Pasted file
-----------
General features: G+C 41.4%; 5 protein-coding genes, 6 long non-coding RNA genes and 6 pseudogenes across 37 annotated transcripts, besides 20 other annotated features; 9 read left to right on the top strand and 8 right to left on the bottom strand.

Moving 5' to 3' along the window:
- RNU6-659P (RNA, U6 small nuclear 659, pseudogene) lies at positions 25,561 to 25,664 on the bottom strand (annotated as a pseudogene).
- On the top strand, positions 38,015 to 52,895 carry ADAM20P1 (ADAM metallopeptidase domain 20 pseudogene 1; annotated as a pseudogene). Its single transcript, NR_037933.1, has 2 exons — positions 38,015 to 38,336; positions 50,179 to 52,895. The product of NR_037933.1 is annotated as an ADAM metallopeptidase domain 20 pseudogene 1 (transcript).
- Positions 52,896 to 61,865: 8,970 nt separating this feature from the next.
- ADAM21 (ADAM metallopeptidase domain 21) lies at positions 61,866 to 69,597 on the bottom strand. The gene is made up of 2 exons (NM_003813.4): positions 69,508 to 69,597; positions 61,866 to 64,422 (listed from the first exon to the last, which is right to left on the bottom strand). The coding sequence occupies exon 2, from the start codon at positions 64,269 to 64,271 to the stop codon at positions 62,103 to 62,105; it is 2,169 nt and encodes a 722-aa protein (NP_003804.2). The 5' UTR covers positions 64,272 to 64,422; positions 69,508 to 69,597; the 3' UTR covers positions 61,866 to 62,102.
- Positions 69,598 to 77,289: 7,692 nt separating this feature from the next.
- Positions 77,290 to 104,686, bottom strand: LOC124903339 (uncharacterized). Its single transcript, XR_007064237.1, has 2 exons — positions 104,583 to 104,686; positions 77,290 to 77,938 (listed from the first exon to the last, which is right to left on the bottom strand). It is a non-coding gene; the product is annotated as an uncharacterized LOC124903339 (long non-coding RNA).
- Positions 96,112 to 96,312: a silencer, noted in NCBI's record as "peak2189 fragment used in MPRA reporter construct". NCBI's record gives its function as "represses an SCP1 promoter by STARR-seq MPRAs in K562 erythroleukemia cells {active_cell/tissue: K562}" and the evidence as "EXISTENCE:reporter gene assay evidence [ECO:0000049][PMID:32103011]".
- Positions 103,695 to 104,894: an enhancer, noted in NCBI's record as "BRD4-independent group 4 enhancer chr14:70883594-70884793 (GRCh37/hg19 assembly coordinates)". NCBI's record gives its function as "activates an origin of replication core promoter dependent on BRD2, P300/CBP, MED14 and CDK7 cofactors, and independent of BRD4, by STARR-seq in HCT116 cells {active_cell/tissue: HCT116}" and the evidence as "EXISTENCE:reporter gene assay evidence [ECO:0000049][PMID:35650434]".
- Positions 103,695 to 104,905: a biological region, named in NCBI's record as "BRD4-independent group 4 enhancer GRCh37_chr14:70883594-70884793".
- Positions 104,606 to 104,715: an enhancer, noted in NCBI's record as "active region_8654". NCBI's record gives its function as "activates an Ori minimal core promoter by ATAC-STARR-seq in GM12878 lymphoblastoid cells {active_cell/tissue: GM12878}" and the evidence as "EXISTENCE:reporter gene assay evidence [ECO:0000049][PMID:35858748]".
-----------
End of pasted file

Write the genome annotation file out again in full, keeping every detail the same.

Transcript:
General features: G+C 41.4%; 5 protein-coding genes, 6 long non-coding RNA genes and 6 pseudogenes across 37 annotated transcripts, besides 20 other annotated features; 9 read left to right on the top strand and 8 right to left on the bottom strand.

Moving 5' to 3' along the window:
- RNU6-659P (RNA, U6 small nuclear 659, pseudogene) lies at positions 25,561 to 25,664 on the bottom strand (annotated as a pseudogene).
- On the top strand, positions 38,015 to 52,895 carry ADAM20P1 (ADAM metallopeptidase domain 20 pseudogene 1; annotated as a pseudogene). Its single transcript, NR_037933.1, has 2 exons — positions 38,015 to 38,336; positions 50,179 to 52,895. The product of NR_037933.1 is annotated as an ADAM metallopeptidase domain 20 pseudogene 1 (transcript).
- Positions 52,896 to 61,865: 8,970 nt separating this feature from the next.
- ADAM21 (ADAM metallopeptidase domain 21) lies at positions 61,866 to 69,597 on the bottom strand. The gene is made up of 2 exons (NM_003813.4): positions 69,508 to 69,597; positions 61,866 to 64,422 (listed from the first exon to the last, which is right to left on the bottom strand). The coding sequence occupies exon 2, from the start codon at positions 64,269 to 64,271 to the stop codon at positions 62,103 to 62,105; it is 2,169 nt and encodes a 722-aa protein (NP_003804.2). The 5' UTR covers positions 64,272 to 64,422; positions 69,508 to 69,597; the 3' UTR covers positions 61,866 to 62,102.
- Positions 69,598 to 77,289: 7,692 nt separating this feature from the next.
- Positions 77,290 to 104,686, bottom strand: LOC124903339 (uncharacterized). Its single transcript, XR_007064237.1, has 2 exons — positions 104,583 to 104,686; positions 77,290 to 77,938 (listed from the first exon to the last, which is right to left on the bottom strand). It is a non-coding gene; the product is annotated as an uncharacterized LOC124903339 (long non-coding RNA).
- Positions 96,112 to 96,312: a silencer, noted in NCBI's record as "peak2189 fragment used in MPRA reporter construct". NCBI's record gives its function as "represses an SCP1 promoter by STARR-seq MPRAs in K562 erythroleukemia cells {active_cell/tissue: K562}" and the evidence as "EXISTENCE:reporter gene assay evidence [ECO:0000049][PMID:32103011]".
- Positions 103,695 to 104,894: an enhancer, noted in NCBI's record as "BRD4-independent group 4 enhancer chr14:70883594-70884793 (GRCh37/hg19 assembly coordinates)". NCBI's record gives its function as "activates an origin of replication core promoter dependent on BRD2, P300/CBP, MED14 and CDK7 cofactors, and independent of BRD4, by STARR-seq in HCT116 cells {active_cell/tissue: HCT116}" and the evidence as "EXISTENCE:reporter gene assay evidence [ECO:0000049][PMID:35650434]".
- Positions 103,695 to 104,905: a biological region, named in NCBI's record as "BRD4-independent group 4 enhancer GRCh37_chr14:70883594-70884793".
- Positions 104,606 to 104,715: an enhancer, noted in NCBI's record as "active region_8654". NCBI's record gives its function as "activates an Ori minimal core promoter by ATAC-STARR-seq in GM12878 lymphoblastoid cells {active_cell/tissue: GM12878}" and the evidence as "EXISTENCE:reporter gene assay evidence [ECO:0000049][PMID:35858748]".